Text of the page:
The letters cards can be made by you, or from a purchased set. For three of these activities you can also use letter tiles. I like the letter tiles from the game Banana Grams, but other letter tiles will work.
The letter cards I've used in these examples are from my Winter Word Building set.
For the first week, students can use letters you've selected to build words. The letters you choose should spell one long word. That word can be seasonal or go along with one of your current topics of study. My example uses the letters a, e, f, k, l, n, o, s and w. With these letters the students can make lots of 2, 3, 4, 5 and 6 letter words. The final challenge is to see if they can figure out the mystery word made using all the letters. Click here for a free recording sheet.
Students (or teacher) chooses a two or three letter word to write on the lowest step of the ladder. Then they can change only one thing about the word to make a new word to move up to the next step. They can add a letter, remove a letter, or exchange a letter. It's also allowed to rearrange the letters to form a new word.The words going up the ladder might look like this:
Younger students will need to use letter cards or tiles to move around as they form the words and write them on the recording sheet. Click here to down load the Word Ladder Recording sheet.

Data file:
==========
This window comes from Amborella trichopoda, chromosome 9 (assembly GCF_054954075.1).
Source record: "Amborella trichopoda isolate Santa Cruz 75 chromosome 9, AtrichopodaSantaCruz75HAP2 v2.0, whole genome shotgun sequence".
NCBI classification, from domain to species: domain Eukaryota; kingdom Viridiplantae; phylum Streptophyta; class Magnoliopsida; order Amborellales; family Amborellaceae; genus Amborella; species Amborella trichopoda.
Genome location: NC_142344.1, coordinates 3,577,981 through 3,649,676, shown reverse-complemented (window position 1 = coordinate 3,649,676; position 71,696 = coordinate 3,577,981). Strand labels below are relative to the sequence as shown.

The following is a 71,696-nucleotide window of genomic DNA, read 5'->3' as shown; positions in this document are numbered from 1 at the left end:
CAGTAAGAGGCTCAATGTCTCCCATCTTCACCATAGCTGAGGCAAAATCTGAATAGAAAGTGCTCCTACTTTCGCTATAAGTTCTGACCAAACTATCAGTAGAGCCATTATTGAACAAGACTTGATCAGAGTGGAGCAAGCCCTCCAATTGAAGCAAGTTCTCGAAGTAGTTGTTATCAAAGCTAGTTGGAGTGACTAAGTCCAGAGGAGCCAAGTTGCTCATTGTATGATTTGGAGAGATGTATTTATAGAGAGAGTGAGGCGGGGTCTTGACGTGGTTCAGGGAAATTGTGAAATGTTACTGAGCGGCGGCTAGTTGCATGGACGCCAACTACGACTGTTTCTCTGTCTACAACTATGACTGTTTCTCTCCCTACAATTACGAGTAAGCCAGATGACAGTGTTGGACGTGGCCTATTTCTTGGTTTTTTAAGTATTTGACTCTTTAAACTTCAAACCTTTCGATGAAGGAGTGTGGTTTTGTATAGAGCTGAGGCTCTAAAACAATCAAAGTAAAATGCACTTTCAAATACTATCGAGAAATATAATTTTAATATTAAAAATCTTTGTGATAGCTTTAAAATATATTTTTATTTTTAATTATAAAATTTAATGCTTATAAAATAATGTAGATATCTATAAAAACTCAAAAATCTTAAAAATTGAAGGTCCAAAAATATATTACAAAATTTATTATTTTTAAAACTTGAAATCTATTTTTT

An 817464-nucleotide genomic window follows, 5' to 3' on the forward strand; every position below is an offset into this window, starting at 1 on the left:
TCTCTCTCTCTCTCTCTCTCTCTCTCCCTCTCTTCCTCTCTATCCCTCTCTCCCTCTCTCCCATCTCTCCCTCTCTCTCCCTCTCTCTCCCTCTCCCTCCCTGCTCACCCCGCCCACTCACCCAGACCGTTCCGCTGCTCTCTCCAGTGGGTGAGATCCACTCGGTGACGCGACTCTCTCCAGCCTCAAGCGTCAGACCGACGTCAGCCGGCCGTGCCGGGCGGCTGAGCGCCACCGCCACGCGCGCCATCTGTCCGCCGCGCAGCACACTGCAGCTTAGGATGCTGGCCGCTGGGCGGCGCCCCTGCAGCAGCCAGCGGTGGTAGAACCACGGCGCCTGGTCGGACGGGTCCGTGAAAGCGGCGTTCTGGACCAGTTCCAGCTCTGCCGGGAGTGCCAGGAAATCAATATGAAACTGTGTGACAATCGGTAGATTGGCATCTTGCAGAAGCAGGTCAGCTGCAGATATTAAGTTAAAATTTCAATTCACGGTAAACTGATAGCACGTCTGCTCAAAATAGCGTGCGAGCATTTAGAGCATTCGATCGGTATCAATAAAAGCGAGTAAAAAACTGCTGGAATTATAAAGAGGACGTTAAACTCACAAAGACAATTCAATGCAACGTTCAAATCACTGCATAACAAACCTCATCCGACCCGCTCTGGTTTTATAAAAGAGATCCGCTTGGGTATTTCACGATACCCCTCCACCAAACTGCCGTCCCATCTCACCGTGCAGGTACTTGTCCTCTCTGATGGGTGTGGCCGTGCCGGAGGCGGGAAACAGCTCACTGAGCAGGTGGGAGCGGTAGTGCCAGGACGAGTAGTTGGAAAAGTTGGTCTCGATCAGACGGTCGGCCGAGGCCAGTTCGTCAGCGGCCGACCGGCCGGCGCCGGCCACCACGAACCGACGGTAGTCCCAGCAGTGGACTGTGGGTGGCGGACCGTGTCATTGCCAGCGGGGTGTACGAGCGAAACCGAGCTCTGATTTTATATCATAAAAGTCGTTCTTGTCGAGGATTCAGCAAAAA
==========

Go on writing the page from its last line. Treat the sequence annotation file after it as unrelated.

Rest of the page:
During week three students get to practice their spelling skills. Guess My Word is a little like hangman, only it can be played with multiple players.
Each player thinks of a word and lays the letters for the word, face down in front of them, on the side of their mat that says Make My Word. Once everyone has their word ready they take turns guessing a letter for an opponent's word. The guess needs to be to a specific person for a specif letter. (Rachel, do you have a b?) A turn continues until the player receives a "no" for a guessed letter.
When a letter is turned over it needs to be placed, face up on the Guess My Word side. The letters should go in correct word order so someone looking from the other side sees the beginning letter next to the arrow. The letters on the mat help players know where to put the turned over letters.
Example: It's Kelly's turn: "Joey, do you have an a?" If Joey has an a in his word he turns it over and Kelly gets to ask again. She can ask Joey again, or another player. Once Kelly receives a no, her turn is over. If Kelly thinks she knows one of the words she needs to guess each letter one at a time. She does not say, "Is your word deal?"
For Week Four students play a card game called "Do you have. . .? Using letter cards students try to build words. The first student to use the agreed upon number of letters in their words is the winner. Click here to download more detailed driections.
The great thing about this game is students get to choose what words they spell. Students who can only spell 2 or 3 letter words can play with students who easily spell 4 or 5 letter words.
I hope your students enjoy these word and spelling games!